'Fox and Friends' Went From Mocking the Climate Strike to Reporting on Catastrophic Weather in Under Two Minutes in the Ultimate Self-Own
Fox & Friends often draws criticism for their hosts' comments. Openly displayed devotion to President Donald Trump, his administration staff, and family members means whatever Trump loves, Ainsley Earhardt, Steve Doocy and Brian Kilmeade—the weekday couch denizens—promote.
And whatever Trump dislikes, the Fox hosts mock or otherwise attempt to discredit.
Tornadoes are cropping up farther eastward in the U.S. than ever before, according to a study published in October in the journal Climate and Atmospheric Science.
While the Midwestern region known colloquially as “tornado alley” — parts of northern Texas into Oklahoma and Kansas into Nebraska — is still No. 1 in terms of twister frequency, tornadoes are now becoming common in Mississippi, Louisiana, Kentucky and even Missouri, Illinois, Iowa and parts of Ohio and Michigan.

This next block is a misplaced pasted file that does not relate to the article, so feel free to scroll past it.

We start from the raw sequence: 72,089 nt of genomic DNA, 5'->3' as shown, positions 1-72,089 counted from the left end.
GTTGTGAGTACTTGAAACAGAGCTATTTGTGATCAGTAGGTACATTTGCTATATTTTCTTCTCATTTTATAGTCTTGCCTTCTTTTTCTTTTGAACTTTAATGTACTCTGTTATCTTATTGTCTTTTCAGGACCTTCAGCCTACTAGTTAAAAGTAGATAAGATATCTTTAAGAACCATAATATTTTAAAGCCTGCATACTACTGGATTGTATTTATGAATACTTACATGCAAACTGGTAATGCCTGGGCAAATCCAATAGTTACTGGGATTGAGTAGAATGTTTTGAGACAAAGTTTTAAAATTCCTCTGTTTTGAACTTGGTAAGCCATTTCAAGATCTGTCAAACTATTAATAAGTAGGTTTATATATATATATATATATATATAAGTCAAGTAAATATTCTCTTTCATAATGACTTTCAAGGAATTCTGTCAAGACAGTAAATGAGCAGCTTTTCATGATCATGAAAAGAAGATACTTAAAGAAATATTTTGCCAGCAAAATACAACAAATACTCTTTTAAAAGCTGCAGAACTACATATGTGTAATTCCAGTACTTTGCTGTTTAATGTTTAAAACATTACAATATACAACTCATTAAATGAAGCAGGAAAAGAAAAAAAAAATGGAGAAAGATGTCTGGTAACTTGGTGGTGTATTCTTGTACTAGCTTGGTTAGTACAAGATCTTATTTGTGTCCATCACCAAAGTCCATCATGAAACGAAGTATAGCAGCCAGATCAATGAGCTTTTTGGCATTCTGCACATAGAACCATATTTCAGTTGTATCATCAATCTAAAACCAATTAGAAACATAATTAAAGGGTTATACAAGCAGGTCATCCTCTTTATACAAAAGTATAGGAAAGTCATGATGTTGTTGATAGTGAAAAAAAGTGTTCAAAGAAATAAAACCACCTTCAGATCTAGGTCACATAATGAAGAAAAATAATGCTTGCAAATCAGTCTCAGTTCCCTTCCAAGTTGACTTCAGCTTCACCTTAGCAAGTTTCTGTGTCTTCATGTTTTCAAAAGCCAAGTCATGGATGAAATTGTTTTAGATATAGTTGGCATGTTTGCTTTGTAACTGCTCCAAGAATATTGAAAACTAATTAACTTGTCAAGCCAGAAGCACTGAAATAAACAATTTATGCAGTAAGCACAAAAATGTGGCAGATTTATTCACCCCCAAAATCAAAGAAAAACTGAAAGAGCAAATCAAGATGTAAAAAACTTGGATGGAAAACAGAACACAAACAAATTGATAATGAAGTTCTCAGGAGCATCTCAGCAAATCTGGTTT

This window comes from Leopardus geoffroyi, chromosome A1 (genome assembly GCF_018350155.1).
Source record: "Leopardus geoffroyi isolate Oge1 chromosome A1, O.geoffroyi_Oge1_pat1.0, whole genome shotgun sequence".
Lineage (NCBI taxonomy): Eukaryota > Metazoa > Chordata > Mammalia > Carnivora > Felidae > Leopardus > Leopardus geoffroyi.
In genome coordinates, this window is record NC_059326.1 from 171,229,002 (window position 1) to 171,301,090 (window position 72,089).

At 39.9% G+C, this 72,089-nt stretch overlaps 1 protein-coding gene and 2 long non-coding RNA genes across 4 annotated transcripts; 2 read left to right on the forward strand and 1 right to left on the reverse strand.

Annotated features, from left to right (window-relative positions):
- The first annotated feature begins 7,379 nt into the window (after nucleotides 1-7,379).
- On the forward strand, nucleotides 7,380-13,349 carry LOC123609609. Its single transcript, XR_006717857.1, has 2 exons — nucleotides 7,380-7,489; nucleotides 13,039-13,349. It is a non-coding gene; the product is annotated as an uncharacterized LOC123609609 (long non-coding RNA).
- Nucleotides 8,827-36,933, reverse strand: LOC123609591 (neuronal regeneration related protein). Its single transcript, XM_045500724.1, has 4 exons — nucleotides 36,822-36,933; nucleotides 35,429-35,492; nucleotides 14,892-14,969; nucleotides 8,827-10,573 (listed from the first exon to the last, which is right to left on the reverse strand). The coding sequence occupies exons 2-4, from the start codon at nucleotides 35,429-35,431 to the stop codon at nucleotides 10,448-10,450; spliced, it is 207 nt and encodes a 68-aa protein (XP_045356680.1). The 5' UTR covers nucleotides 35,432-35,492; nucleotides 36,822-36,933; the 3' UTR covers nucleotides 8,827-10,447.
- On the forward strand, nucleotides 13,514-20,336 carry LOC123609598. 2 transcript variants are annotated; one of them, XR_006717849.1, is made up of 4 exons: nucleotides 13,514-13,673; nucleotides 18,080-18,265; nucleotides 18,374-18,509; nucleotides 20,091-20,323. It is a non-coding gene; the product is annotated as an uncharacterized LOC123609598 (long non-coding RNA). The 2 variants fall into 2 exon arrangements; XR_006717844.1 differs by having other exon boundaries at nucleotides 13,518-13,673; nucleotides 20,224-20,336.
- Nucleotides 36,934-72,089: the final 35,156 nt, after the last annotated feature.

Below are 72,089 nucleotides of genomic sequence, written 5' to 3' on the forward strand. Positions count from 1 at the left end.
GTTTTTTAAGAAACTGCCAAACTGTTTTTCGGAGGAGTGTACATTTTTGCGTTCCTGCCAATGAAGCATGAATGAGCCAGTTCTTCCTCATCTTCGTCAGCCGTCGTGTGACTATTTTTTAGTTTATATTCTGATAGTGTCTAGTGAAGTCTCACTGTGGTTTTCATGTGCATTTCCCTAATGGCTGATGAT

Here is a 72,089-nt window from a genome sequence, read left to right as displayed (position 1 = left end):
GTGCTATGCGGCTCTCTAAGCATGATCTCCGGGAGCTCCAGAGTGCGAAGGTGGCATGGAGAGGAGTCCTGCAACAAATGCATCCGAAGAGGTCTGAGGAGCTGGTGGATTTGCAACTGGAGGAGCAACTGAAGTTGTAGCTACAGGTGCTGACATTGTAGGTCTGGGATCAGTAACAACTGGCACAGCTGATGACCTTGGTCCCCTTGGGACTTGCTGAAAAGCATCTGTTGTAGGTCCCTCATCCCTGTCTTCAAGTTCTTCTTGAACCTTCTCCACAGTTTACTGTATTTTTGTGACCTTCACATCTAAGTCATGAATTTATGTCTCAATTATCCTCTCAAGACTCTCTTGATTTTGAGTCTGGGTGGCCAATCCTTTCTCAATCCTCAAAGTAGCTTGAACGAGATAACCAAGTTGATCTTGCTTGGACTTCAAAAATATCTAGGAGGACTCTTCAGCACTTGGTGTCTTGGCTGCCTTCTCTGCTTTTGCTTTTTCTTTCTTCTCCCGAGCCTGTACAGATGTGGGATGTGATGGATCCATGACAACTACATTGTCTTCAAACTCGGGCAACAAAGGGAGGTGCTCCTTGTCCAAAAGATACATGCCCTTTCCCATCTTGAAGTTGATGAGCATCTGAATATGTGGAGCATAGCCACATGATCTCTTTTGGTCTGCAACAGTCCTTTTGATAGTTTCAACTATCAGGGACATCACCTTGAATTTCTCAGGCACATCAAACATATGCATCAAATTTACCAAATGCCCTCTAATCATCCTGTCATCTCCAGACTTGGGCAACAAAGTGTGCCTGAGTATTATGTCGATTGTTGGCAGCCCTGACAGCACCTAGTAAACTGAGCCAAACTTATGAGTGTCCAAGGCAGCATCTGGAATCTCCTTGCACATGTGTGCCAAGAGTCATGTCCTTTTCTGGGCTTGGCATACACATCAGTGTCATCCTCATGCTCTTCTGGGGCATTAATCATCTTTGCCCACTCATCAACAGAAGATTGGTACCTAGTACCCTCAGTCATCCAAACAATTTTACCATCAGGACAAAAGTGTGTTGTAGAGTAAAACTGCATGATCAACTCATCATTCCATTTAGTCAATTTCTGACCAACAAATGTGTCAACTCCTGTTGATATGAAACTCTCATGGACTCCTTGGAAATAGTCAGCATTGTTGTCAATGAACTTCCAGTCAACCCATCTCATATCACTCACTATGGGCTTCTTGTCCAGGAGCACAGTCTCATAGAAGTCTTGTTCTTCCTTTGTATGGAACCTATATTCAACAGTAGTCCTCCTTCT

There may be no natural disaster more humbling than hurricanes, with their gale force winds and flood-surges that destroy people’s homes, livelihoods and lives. Now two of them, back-to-back, have battered the United States and parts of the Caribbean and Cuba in the space of three weeks, including Harvey, a Category 4 hurricane, which left much of Houston underwater, and Irma, which started out as a Category 5, the biggest hurricane to hit the United States since Andrew in 1992.
“The U.S. has never been hit, since we started collecting records in 1851, by two Category 4 or stronger hurricanes in the same season,” said Jeff Masters, a meteorologist and co-founder of Weather Underground.